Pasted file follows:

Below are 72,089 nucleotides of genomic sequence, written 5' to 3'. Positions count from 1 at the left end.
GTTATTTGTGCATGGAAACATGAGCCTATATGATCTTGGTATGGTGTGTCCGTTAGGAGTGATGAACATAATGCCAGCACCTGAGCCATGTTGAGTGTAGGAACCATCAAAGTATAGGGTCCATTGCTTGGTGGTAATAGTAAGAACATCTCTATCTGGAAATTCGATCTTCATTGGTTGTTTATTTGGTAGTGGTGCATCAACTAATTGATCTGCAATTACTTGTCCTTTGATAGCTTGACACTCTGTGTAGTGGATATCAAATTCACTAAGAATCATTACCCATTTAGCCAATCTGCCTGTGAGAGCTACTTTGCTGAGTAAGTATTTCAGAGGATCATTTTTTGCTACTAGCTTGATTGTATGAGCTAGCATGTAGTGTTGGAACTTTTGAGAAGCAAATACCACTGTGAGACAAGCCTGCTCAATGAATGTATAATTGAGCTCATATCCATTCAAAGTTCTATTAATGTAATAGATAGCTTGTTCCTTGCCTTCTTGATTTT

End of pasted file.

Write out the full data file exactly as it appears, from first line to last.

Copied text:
Below are 72,089 nucleotides of genomic sequence, written 5' to 3'. Positions count from 1 at the left end.
GTTATTTGTGCATGGAAACATGAGCCTATATGATCTTGGTATGGTGTGTCCGTTAGGAGTGATGAACATAATGCCAGCACCTGAGCCATGTTGAGTGTAGGAACCATCAAAGTATAGGGTCCATTGCTTGGTGGTAATAGTAAGAACATCTCTATCTGGAAATTCGATCTTCATTGGTTGTTTATTTGGTAGTGGTGCATCAACTAATTGATCTGCAATTACTTGTCCTTTGATAGCTTGACACTCTGTGTAGTGGATATCAAATTCACTAAGAATCATTACCCATTTAGCCAATCTGCCTGTGAGAGCTACTTTGCTGAGTAAGTATTTCAGAGGATCATTTTTTGCTACTAGCTTGATTGTATGAGCTAGCATGTAGTGTTGGAACTTTTGAGAAGCAAATACCACTGTGAGACAAGCCTGCTCAATGAATGTATAATTGAGCTCATATCCATTCAAAGTTCTATTAATGTAATAGATAGCTTGTTCCTTGCCTTCTTGATTTT